A boarding school provides education for pupils who live on the premises, as opposed to a day school. The word "boarding" is used in the sense of "room and board", i.e. lodging and meals. As they have existed for many centuries, and now extend across many countries, their function and ethos varies greatly. Traditionally, pupils stayed at the school for the length of the term; some schools facilitate returning home every weekend, and some welcome day pupils. Some are for either boys or girls while others are co-educational.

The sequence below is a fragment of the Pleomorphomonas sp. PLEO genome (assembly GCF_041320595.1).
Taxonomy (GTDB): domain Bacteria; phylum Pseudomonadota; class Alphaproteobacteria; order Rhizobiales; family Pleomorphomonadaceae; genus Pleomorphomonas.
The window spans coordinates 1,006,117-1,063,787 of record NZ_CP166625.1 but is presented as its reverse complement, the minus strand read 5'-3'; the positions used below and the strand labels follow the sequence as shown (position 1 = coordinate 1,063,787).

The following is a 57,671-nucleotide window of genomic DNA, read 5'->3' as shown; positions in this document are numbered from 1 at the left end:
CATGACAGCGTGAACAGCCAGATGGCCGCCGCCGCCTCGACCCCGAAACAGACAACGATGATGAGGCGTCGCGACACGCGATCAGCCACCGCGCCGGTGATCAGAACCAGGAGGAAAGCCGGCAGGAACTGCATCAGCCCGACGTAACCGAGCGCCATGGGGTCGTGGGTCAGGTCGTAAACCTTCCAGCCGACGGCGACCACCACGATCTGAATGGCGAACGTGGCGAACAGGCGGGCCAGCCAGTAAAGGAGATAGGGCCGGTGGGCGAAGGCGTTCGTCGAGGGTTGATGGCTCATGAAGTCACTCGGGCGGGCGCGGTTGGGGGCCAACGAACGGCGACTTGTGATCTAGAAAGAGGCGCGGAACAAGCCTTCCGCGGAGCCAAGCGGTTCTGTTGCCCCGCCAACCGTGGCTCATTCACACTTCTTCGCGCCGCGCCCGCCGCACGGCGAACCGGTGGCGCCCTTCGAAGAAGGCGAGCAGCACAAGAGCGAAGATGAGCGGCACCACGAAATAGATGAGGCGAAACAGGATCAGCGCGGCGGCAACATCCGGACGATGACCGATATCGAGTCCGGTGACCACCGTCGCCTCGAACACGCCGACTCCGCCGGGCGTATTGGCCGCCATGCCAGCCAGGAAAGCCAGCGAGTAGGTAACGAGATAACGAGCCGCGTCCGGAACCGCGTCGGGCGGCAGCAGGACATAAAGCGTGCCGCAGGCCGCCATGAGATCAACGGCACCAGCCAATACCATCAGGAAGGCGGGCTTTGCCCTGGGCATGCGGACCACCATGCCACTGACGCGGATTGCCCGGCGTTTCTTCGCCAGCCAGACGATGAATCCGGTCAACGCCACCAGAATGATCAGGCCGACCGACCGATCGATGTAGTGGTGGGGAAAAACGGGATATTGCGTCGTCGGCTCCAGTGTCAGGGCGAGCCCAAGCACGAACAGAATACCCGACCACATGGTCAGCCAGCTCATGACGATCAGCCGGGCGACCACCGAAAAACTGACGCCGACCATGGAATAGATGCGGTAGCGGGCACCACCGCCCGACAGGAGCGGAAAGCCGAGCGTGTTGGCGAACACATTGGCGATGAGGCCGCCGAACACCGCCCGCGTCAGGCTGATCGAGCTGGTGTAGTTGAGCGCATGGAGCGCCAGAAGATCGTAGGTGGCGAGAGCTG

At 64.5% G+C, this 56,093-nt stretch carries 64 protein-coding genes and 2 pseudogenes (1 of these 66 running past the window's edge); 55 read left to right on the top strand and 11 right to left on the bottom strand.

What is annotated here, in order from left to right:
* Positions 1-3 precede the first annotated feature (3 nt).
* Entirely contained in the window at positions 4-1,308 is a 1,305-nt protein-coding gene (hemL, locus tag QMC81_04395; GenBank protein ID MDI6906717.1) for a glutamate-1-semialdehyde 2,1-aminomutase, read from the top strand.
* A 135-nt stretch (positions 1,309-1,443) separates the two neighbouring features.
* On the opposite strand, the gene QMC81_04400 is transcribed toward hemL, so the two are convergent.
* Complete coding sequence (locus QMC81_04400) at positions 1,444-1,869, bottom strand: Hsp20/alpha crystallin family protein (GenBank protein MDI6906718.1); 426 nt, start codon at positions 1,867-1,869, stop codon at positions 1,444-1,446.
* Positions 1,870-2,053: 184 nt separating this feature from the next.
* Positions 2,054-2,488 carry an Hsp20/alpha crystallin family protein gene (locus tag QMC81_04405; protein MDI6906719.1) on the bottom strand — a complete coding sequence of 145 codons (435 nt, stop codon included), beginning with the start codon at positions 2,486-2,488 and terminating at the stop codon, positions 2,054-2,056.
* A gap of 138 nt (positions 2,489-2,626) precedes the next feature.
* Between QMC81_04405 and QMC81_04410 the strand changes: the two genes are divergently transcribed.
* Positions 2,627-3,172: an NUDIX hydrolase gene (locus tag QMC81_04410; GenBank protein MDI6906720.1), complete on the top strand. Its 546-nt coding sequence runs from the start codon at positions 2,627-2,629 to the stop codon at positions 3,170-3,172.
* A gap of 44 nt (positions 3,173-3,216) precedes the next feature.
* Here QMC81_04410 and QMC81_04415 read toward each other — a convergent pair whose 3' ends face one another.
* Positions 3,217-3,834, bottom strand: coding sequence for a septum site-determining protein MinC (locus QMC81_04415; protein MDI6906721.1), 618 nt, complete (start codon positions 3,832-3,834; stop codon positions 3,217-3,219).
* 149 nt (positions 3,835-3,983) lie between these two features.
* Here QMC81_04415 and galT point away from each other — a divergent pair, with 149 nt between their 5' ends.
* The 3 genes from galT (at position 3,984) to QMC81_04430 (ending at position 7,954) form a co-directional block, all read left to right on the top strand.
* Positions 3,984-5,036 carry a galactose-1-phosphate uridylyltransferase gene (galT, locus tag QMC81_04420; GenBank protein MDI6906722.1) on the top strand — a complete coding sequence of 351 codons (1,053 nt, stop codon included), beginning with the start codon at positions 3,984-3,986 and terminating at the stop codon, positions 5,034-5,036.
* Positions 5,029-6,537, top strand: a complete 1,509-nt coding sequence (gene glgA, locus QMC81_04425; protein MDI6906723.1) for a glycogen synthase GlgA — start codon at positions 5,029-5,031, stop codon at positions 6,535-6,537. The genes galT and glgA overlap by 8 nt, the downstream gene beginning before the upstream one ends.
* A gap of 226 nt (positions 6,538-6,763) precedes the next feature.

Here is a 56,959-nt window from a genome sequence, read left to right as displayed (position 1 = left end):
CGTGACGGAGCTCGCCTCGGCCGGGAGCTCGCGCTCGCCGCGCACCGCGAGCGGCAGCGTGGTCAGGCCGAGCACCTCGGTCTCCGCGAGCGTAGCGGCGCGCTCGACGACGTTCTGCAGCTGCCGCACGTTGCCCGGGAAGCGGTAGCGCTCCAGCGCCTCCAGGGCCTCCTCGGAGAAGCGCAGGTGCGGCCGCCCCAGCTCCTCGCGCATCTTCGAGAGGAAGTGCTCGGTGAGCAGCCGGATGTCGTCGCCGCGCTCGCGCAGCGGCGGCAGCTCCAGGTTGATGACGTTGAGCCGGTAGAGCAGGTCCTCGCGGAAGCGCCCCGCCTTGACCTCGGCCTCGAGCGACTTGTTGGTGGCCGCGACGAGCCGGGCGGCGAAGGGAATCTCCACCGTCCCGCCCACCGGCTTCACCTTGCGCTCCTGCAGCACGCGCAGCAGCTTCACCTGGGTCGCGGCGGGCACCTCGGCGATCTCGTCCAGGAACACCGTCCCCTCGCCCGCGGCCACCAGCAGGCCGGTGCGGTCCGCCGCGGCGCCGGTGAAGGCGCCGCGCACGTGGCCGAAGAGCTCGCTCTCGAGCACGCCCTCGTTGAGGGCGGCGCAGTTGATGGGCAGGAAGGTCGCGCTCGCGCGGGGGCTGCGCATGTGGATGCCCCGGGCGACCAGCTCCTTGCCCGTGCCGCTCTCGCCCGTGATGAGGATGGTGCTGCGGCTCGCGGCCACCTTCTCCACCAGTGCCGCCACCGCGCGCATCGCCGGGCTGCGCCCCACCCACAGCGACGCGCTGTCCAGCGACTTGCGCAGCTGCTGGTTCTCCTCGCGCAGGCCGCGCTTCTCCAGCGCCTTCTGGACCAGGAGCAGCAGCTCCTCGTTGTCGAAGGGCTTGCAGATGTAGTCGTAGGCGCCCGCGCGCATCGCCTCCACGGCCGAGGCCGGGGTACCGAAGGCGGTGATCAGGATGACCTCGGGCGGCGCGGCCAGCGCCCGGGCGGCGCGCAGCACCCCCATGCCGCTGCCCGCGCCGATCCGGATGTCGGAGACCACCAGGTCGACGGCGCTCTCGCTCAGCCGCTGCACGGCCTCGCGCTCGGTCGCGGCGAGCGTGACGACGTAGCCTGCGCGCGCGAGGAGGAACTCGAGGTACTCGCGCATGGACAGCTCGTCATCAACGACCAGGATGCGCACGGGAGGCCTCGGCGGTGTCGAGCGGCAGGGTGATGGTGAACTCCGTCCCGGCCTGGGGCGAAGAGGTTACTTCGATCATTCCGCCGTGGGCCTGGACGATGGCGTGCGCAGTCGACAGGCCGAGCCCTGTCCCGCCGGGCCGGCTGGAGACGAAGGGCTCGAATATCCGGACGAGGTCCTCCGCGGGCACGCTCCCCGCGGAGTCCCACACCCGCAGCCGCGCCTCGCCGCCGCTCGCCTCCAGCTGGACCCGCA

Tourism is travel for pleasure or business; also the theory and practice of touring, the business of attracting, accommodating, and entertaining tourists, and the business of operating tours. Tourism may be international, or within the traveller's country. The World Tourism Organization defines tourism more generally, in terms which go "beyond the common perception of tourism as being limited to holiday activity only", as people "traveling to and staying in places outside their usual environment for not more than one consecutive year for leisure and not less than 24 hours, business and other purposes".
Oxford Brookes University is a public university in Oxford, England. It can trace its origins to 1865 when the former Oxford School of Art was established. In 1992 it became a university and was renamed to honour its former principal, John Henry Brookes.